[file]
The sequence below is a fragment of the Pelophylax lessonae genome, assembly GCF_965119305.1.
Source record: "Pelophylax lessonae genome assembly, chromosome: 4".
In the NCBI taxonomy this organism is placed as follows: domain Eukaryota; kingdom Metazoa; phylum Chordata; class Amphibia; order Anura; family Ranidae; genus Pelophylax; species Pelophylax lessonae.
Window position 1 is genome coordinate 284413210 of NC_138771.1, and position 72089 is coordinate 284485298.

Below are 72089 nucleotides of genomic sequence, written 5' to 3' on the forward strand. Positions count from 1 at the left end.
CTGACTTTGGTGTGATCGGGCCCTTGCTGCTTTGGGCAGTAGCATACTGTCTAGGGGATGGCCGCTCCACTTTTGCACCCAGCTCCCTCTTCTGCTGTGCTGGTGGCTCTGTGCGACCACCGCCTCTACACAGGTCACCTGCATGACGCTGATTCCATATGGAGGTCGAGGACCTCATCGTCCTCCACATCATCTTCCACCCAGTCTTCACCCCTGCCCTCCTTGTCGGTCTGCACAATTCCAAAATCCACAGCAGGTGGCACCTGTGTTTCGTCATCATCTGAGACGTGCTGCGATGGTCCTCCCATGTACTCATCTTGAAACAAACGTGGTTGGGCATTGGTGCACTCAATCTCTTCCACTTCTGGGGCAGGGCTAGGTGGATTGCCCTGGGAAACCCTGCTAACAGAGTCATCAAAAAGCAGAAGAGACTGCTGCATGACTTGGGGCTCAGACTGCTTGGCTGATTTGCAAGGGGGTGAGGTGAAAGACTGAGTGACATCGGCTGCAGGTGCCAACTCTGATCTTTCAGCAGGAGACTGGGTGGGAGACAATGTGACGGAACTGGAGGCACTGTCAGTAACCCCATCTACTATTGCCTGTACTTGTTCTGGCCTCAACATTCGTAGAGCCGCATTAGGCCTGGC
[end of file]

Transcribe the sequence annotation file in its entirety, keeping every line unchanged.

The sequence below is a fragment of the Pelophylax lessonae genome, assembly GCF_965119305.1.
Source record: "Pelophylax lessonae genome assembly, chromosome: 4".
In the NCBI taxonomy this organism is placed as follows: domain Eukaryota; kingdom Metazoa; phylum Chordata; class Amphibia; order Anura; family Ranidae; genus Pelophylax; species Pelophylax lessonae.
Window position 1 is genome coordinate 284413210 of NC_138771.1, and position 72089 is coordinate 284485298.

Below are 72089 nucleotides of genomic sequence, written 5' to 3' on the forward strand. Positions count from 1 at the left end.
CTGACTTTGGTGTGATCGGGCCCTTGCTGCTTTGGGCAGTAGCATACTGTCTAGGGGATGGCCGCTCCACTTTTGCACCCAGCTCCCTCTTCTGCTGTGCTGGTGGCTCTGTGCGACCACCGCCTCTACACAGGTCACCTGCATGACGCTGATTCCATATGGAGGTCGAGGACCTCATCGTCCTCCACATCATCTTCCACCCAGTCTTCACCCCTGCCCTCCTTGTCGGTCTGCACAATTCCAAAATCCACAGCAGGTGGCACCTGTGTTTCGTCATCATCTGAGACGTGCTGCGATGGTCCTCCCATGTACTCATCTTGAAACAAACGTGGTTGGGCATTGGTGCACTCAATCTCTTCCACTTCTGGGGCAGGGCTAGGTGGATTGCCCTGGGAAACCCTGCTAACAGAGTCATCAAAAAGCAGAAGAGACTGCTGCATGACTTGGGGCTCAGACTGCTTGGCTGATTTGCAAGGGGGTGAGGTGAAAGACTGAGTGACATCGGCTGCAGGTGCCAACTCTGATCTTTCAGCAGGAGACTGGGTGGGAGACAATGTGACGGAACTGGAGGCACTGTCAGTAACCCCATCTACTATTGCCTGTACTTGTTCTGGCCTCAACATTCGTAGAGCCGCATTAGGCCTGGC